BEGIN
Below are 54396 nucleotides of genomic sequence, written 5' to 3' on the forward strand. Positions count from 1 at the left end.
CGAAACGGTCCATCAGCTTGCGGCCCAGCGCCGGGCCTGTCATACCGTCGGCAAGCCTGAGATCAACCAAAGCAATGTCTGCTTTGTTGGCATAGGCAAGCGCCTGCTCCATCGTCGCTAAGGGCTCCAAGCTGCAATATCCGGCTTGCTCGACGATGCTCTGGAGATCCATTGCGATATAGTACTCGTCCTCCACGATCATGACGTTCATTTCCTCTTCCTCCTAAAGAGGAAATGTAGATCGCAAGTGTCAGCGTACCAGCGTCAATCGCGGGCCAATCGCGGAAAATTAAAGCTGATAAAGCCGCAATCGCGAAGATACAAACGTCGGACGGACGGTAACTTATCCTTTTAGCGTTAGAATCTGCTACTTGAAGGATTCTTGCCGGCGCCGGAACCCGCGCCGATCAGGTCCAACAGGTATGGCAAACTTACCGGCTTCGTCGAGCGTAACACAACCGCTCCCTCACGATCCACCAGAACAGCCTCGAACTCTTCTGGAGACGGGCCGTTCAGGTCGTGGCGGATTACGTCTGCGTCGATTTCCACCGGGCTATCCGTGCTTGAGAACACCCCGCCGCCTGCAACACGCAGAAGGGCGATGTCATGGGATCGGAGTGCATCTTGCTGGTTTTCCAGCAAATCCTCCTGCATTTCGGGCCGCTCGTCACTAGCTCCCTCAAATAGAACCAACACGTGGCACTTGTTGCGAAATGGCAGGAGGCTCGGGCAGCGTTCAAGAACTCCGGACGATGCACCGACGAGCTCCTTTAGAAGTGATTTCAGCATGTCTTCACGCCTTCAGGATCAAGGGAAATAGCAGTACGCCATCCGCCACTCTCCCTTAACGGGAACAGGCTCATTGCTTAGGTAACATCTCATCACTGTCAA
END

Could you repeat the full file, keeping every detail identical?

Below are 54396 nucleotides of genomic sequence, written 5' to 3' on the forward strand. Positions count from 1 at the left end.
CGAAACGGTCCATCAGCTTGCGGCCCAGCGCCGGGCCTGTCATACCGTCGGCAAGCCTGAGATCAACCAAAGCAATGTCTGCTTTGTTGGCATAGGCAAGCGCCTGCTCCATCGTCGCTAAGGGCTCCAAGCTGCAATATCCGGCTTGCTCGACGATGCTCTGGAGATCCATTGCGATATAGTACTCGTCCTCCACGATCATGACGTTCATTTCCTCTTCCTCCTAAAGAGGAAATGTAGATCGCAAGTGTCAGCGTACCAGCGTCAATCGCGGGCCAATCGCGGAAAATTAAAGCTGATAAAGCCGCAATCGCGAAGATACAAACGTCGGACGGACGGTAACTTATCCTTTTAGCGTTAGAATCTGCTACTTGAAGGATTCTTGCCGGCGCCGGAACCCGCGCCGATCAGGTCCAACAGGTATGGCAAACTTACCGGCTTCGTCGAGCGTAACACAACCGCTCCCTCACGATCCACCAGAACAGCCTCGAACTCTTCTGGAGACGGGCCGTTCAGGTCGTGGCGGATTACGTCTGCGTCGATTTCCACCGGGCTATCCGTGCTTGAGAACACCCCGCCGCCTGCAACACGCAGAAGGGCGATGTCATGGGATCGGAGTGCATCTTGCTGGTTTTCCAGCAAATCCTCCTGCATTTCGGGCCGCTCGTCACTAGCTCCCTCAAATAGAACCAACACGTGGCACTTGTTGCGAAATGGCAGGAGGCTCGGGCAGCGTTCAAGAACTCCGGACGATGCACCGACGAGCTCCTTTAGAAGTGATTTCAGCATGTCTTCACGCCTTCAGGATCAAGGGAAATAGCAGTACGCCATCCGCCACTCTCCCTTAACGGGAACAGGCTCATTGCTTAGGTAACATCTCATCACTGTCAA